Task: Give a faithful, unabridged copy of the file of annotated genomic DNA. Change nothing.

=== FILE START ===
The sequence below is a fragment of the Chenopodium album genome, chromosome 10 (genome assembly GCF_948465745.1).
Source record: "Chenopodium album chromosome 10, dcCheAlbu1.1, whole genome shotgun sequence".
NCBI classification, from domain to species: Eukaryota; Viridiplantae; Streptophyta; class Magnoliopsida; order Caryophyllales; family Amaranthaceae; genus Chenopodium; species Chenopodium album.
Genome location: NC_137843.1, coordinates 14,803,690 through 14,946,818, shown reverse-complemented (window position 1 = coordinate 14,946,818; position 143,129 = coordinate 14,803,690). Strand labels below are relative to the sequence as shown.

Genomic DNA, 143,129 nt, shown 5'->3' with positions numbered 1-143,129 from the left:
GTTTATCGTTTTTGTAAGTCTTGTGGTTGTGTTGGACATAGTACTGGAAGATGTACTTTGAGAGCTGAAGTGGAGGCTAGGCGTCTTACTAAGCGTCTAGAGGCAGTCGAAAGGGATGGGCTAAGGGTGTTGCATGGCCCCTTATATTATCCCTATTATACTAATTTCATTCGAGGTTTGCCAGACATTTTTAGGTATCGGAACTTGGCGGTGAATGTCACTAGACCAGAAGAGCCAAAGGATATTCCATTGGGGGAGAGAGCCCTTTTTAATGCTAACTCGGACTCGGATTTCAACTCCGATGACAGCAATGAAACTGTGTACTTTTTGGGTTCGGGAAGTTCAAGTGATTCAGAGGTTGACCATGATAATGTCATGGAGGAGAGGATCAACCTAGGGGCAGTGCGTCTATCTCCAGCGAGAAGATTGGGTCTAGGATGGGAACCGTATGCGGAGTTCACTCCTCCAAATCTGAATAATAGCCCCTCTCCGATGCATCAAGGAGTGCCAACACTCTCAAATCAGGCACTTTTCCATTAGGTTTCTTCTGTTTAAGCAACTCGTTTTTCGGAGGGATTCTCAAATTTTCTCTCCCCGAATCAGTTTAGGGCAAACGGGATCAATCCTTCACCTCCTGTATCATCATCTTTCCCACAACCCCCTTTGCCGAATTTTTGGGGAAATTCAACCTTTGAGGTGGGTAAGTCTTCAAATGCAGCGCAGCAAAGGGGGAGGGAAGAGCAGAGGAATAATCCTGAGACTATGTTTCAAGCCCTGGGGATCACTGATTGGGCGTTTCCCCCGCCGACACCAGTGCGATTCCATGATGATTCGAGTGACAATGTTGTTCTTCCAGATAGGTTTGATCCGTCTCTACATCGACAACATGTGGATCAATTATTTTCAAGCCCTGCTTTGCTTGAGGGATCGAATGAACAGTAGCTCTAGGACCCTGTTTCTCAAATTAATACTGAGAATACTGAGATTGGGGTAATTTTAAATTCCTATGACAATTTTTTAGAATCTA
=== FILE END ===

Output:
The sequence below is a fragment of the Chenopodium album genome, chromosome 10 (genome assembly GCF_948465745.1).
Source record: "Chenopodium album chromosome 10, dcCheAlbu1.1, whole genome shotgun sequence".
NCBI classification, from domain to species: Eukaryota; Viridiplantae; Streptophyta; class Magnoliopsida; order Caryophyllales; family Amaranthaceae; genus Chenopodium; species Chenopodium album.
Genome location: NC_137843.1, coordinates 14,803,690 through 14,946,818, shown reverse-complemented (window position 1 = coordinate 14,946,818; position 143,129 = coordinate 14,803,690). Strand labels below are relative to the sequence as shown.

Genomic DNA, 143,129 nt, shown 5'->3' with positions numbered 1-143,129 from the left:
GTTTATCGTTTTTGTAAGTCTTGTGGTTGTGTTGGACATAGTACTGGAAGATGTACTTTGAGAGCTGAAGTGGAGGCTAGGCGTCTTACTAAGCGTCTAGAGGCAGTCGAAAGGGATGGGCTAAGGGTGTTGCATGGCCCCTTATATTATCCCTATTATACTAATTTCATTCGAGGTTTGCCAGACATTTTTAGGTATCGGAACTTGGCGGTGAATGTCACTAGACCAGAAGAGCCAAAGGATATTCCATTGGGGGAGAGAGCCCTTTTTAATGCTAACTCGGACTCGGATTTCAACTCCGATGACAGCAATGAAACTGTGTACTTTTTGGGTTCGGGAAGTTCAAGTGATTCAGAGGTTGACCATGATAATGTCATGGAGGAGAGGATCAACCTAGGGGCAGTGCGTCTATCTCCAGCGAGAAGATTGGGTCTAGGATGGGAACCGTATGCGGAGTTCACTCCTCCAAATCTGAATAATAGCCCCTCTCCGATGCATCAAGGAGTGCCAACACTCTCAAATCAGGCACTTTTCCATTAGGTTTCTTCTGTTTAAGCAACTCGTTTTTCGGAGGGATTCTCAAATTTTCTCTCCCCGAATCAGTTTAGGGCAAACGGGATCAATCCTTCACCTCCTGTATCATCATCTTTCCCACAACCCCCTTTGCCGAATTTTTGGGGAAATTCAACCTTTGAGGTGGGTAAGTCTTCAAATGCAGCGCAGCAAAGGGGGAGGGAAGAGCAGAGGAATAATCCTGAGACTATGTTTCAAGCCCTGGGGATCACTGATTGGGCGTTTCCCCCGCCGACACCAGTGCGATTCCATGATGATTCGAGTGACAATGTTGTTCTTCCAGATAGGTTTGATCCGTCTCTACATCGACAACATGTGGATCAATTATTTTCAAGCCCTGCTTTGCTTGAGGGATCGAATGAACAGTAGCTCTAGGACCCTGTTTCTCAAATTAATACTGAGAATACTGAGATTGGGGTAATTTTAAATTCCTATGACAATTTTTTAGAATCTA